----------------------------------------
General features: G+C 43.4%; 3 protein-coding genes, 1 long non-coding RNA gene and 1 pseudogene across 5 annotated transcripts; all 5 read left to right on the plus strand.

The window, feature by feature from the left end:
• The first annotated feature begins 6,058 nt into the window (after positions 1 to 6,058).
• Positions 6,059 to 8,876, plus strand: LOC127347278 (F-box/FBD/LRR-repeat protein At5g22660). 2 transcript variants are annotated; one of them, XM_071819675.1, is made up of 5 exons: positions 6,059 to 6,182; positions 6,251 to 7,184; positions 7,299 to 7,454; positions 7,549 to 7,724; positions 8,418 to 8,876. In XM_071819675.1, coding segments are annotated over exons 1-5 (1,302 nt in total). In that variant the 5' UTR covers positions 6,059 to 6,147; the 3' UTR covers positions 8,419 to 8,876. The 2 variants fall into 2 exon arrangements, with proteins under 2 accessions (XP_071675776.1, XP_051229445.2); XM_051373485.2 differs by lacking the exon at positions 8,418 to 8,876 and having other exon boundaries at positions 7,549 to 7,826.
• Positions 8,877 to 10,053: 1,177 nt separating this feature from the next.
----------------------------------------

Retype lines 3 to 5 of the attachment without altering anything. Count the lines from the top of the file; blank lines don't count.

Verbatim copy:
• The first annotated feature begins 6,058 nt into the window (after positions 1 to 6,058).
• Positions 6,059 to 8,876, plus strand: LOC127347278 (F-box/FBD/LRR-repeat protein At5g22660). 2 transcript variants are annotated; one of them, XM_071819675.1, is made up of 5 exons: positions 6,059 to 6,182; positions 6,251 to 7,184; positions 7,299 to 7,454; positions 7,549 to 7,724; positions 8,418 to 8,876. In XM_071819675.1, coding segments are annotated over exons 1-5 (1,302 nt in total). In that variant the 5' UTR covers positions 6,059 to 6,147; the 3' UTR covers positions 8,419 to 8,876. The 2 variants fall into 2 exon arrangements, with proteins under 2 accessions (XP_071675776.1, XP_051229445.2); XM_051373485.2 differs by lacking the exon at positions 8,418 to 8,876 and having other exon boundaries at positions 7,549 to 7,826.
• Positions 8,877 to 10,053: 1,177 nt separating this feature from the next.